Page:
What's in the Water: Suffolk health policy
A News 12/Newsday investigation has uncovered a new Suffolk County health policy that some say could threaten water quality.
Experts say small, on-site commercial sewage treatment plants - which are designed to reduce nitrogen and kill bacteria - fail to filter out drugs, personal care products and household chemicals, which then seep into the groundwater.
Researchers say they do not yet know what happens when barely detectable amounts of these chemicals get mixed in with drinking water.
In 2010, a draft of Suffolk's water management plan said future sewage plants should be placed far away from public water wells. Far enough so that it would take at least 50 years for contaminated groundwater to reach the well's intake.
The county's Health Department didn't follow that recommendation, according to the News 12/Newsday investigation.
In fact, this year's final version says sewage plants can be much closer to public water wells - meaning it would take as little as two years for wastewater to get to the nearest well.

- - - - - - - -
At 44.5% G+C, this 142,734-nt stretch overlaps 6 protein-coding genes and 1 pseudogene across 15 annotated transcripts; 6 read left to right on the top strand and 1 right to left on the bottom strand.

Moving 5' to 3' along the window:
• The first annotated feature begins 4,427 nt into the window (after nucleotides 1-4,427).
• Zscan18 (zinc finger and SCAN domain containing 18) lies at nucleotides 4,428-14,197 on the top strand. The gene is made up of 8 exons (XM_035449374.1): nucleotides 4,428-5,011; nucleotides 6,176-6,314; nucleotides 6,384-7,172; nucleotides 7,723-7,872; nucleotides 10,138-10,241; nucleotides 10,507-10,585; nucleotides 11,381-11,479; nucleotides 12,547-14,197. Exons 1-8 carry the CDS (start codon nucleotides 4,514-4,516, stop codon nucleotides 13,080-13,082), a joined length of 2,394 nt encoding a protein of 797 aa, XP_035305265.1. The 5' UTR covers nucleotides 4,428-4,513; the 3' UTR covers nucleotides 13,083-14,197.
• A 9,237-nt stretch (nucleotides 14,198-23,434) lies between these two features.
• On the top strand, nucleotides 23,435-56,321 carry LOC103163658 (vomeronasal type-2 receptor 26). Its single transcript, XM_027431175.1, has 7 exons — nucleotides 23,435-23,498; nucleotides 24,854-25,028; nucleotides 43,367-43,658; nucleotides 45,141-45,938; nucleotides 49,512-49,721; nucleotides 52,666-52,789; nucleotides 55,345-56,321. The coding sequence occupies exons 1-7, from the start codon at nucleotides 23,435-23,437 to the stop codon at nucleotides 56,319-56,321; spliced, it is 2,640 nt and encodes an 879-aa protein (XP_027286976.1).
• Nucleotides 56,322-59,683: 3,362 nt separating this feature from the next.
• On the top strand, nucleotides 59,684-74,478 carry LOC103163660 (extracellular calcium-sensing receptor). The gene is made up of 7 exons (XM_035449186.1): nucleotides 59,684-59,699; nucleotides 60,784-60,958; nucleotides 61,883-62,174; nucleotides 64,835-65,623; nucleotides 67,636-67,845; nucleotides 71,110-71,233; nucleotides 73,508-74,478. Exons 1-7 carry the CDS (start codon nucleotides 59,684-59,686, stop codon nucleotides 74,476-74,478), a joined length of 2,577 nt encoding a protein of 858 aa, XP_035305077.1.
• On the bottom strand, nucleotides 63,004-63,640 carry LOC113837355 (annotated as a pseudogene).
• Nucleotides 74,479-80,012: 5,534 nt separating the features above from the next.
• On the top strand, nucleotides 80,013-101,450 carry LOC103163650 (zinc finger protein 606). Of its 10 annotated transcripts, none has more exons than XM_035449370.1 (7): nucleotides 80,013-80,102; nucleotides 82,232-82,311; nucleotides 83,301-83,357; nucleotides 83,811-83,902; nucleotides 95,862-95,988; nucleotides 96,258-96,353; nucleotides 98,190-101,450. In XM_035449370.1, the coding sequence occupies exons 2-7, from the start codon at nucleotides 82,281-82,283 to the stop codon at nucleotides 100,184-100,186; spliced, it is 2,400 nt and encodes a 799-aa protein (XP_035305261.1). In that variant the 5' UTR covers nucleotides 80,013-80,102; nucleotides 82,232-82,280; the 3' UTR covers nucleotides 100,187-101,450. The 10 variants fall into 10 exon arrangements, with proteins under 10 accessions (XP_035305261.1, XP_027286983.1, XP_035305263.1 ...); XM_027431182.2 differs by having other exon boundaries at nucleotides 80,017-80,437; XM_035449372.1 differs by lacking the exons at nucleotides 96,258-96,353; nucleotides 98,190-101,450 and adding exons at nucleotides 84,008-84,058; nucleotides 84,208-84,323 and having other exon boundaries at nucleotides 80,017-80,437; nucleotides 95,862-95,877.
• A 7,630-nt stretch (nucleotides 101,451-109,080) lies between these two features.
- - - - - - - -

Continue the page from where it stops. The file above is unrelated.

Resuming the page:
Critics say the new guidelines put public health at risk. They accuse the Health Department of caving to pressure from developers.
"We would like to see any discharge to the groundwater as far away as possible from our wellfield," says Joseph Pokorny, deputy CEO of the Suffolk County Water Authority.
The Water Authority wasn't even consulted before the new policy came out.
The Health Department insists its new siting policy for projects with sewage plants is safe.
Long Island's largest developer group - Long Island Builders Institute - denies pressuring the Health Department and says the public has nothing to worry about.
Suffolk officials turned down News 12's request for an on-camera interview on this story, citing scheduling conflicts.